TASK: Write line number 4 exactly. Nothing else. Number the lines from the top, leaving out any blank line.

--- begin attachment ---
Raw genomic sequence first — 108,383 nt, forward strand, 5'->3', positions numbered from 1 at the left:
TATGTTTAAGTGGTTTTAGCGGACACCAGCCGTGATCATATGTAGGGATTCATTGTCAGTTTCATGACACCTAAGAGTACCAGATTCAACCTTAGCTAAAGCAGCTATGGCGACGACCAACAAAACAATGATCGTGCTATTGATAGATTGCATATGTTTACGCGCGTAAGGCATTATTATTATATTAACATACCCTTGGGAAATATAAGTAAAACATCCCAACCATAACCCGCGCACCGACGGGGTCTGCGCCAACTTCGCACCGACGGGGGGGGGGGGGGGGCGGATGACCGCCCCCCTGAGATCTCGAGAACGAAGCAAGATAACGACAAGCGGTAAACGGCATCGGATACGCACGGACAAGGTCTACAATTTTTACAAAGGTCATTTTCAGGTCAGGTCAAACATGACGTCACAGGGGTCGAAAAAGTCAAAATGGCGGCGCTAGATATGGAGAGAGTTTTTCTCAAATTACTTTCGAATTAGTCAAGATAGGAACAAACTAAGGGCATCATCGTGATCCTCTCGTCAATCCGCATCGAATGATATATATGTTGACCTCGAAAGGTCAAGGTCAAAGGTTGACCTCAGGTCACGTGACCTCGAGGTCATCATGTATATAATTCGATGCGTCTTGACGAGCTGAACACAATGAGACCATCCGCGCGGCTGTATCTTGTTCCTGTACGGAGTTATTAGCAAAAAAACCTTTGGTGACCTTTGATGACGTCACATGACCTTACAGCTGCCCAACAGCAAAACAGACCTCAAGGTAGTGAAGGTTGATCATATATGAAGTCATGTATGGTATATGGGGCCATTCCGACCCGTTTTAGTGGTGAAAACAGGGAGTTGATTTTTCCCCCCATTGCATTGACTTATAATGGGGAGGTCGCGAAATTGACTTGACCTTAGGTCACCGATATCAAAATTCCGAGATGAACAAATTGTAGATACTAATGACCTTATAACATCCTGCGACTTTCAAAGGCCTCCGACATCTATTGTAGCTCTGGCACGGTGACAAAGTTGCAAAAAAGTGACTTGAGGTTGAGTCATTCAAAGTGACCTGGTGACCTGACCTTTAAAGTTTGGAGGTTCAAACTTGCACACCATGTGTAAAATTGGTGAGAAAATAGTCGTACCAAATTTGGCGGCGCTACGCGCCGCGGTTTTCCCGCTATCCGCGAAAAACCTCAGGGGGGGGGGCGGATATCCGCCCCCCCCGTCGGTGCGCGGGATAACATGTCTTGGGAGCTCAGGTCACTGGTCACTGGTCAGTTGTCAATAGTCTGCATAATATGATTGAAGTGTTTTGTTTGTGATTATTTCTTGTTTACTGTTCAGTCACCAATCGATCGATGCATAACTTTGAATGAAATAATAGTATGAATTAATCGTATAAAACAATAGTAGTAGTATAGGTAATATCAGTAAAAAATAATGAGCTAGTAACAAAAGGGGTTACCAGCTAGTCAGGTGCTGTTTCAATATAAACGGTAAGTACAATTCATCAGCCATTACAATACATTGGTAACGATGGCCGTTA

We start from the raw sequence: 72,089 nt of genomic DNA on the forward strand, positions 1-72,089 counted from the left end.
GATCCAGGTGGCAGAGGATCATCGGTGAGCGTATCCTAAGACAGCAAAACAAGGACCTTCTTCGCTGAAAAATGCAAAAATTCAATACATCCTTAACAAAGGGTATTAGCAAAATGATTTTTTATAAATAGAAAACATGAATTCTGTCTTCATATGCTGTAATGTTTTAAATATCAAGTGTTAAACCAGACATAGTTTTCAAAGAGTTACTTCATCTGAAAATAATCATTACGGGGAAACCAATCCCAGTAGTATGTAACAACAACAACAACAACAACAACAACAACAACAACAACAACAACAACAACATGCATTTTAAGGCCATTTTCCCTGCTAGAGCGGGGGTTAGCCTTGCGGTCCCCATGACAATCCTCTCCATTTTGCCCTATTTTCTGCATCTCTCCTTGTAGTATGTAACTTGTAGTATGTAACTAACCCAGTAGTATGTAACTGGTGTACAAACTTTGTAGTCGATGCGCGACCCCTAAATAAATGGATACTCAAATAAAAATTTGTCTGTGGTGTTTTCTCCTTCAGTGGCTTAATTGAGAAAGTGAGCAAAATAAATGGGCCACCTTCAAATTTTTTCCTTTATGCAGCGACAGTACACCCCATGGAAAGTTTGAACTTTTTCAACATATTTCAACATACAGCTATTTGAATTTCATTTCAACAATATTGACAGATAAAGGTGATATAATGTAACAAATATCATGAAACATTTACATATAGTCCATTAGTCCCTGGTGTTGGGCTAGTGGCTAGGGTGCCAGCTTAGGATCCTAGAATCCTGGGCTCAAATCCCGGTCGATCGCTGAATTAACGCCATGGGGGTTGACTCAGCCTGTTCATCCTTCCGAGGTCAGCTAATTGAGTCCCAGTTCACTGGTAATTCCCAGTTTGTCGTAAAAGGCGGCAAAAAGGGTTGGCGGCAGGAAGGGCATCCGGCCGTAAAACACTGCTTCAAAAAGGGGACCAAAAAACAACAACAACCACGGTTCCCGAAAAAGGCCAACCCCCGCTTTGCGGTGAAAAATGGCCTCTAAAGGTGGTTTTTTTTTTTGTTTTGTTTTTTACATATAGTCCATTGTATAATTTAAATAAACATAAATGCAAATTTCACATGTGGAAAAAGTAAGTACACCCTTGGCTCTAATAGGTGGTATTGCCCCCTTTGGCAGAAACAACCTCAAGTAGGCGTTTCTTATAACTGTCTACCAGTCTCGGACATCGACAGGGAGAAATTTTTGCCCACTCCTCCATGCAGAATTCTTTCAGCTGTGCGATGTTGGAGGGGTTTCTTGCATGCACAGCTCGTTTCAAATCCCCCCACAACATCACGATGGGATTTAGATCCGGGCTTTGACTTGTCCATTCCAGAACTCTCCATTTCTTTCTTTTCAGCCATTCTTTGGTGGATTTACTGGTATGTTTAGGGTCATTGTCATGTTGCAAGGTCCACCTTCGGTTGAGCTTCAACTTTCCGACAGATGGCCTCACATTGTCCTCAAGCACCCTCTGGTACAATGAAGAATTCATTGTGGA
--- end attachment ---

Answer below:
GATCCAGGTGGCAGAGGATCATCGGTGAGCGTATCCTAAGACAGCAAAACAAGGACCTTCTTCGCTGAAAAATGCAAAAATTCAATACATCCTTAACAAAGGGTATTAGCAAAATGATTTTTTATAAATAGAAAACATGAATTCTGTCTTCATATGCTGTAATGTTTTAAATATCAAGTGTTAAACCAGACATAGTTTTCAAAGAGTTACTTCATCTGAAAATAATCATTACGGGGAAACCAATCCCAGTAGTATGTAACAACAACAACAACAACAACAACAACAACAACAACAACAACAACAACAACATGCATTTTAAGGCCATTTTCCCTGCTAGAGCGGGGGTTAGCCTTGCGGTCCCCATGACAATCCTCTCCATTTTGCCCTATTTTCTGCATCTCTCCTTGTAGTATGTAACTTGTAGTATGTAACTAACCCAGTAGTATGTAACTGGTGTACAAACTTTGTAGTCGATGCGCGACCCCTAAATAAATGGATACTCAAATAAAAATTTGTCTGTGGTGTTTTCTCCTTCAGTGGCTTAATTGAGAAAGTGAGCAAAATAAATGGGCCACCTTCAAATTTTTTCCTTTATGCAGCGACAGTACACCCCATGGAAAGTTTGAACTTTTTCAACATATTTCAACATACAGCTATTTGAATTTCATTTCAACAATATTGACAGATAAAGGTGATATAATGTAACAAATATCATGAAACATTTACATATAGTCCATTAGTCCCTGGTGTTGGGCTAGTGGCTAGGGTGCCAGCTTAGGATCCTAGAATCCTGGGCTCAAATCCCGGTCGATCGCTGAATTAACGCCATGGGGGTTGACTCAGCCTGTTCATCCTTCCGAGGTCAGCTAATTGAGTCCCAGTTCACTGGTAATTCCCAGTTTGTCGTAAAAGGCGGCAAAAAGGGTTGGCGGCAGGAAGGGCATCCGGCCGTAAAACACTGCTTCAAAAAGGGGACCAAAAAACAACAACAACCACGGTTCCCGAAAAAGGCCAACCCCCGCTTTGCGGTGAAAAATGGCCTCTAAAGGTGGTTTTTTTTTTTGTTTTGTTTTTTACATATAGTCCATTGTATAATTTAAATAAACATAAATGCAAATTTCACATGTGGAAAAAGTAAGTACACCCTTGGCTCTAATAGGTGGTATTGCCCCCTTTGGCAGAAACAACCTCAAGTAGGCGTTTCTTATAACTGTCTACCAGTCTCGGACATCGACAGGGAGAAATTTTTGCCCACTCCTCCATGCAGAATTCTTTCAGCTGTGCGATGTTGGAGGGGTTTCTTGCATGCACAGCTCGTTTCAAATCCCCCCACAACATCACGATGGGATTTAGATCCGGGCTTTGACTTGTCCATTCCAGAACTCTCCATTTCTTTCTTTTCAGCCATTCTTTGGTGGATTTACTGGTATGTTTAGGGTCATTGTCATGTTGCAAGGTCCACCTTCGGTTGAGCTTCAACTTTCCGACAGATGGCCTCACATTGTCCTCAAGCACCCTCTGGTACAATGAAGAATTCATTGTGGA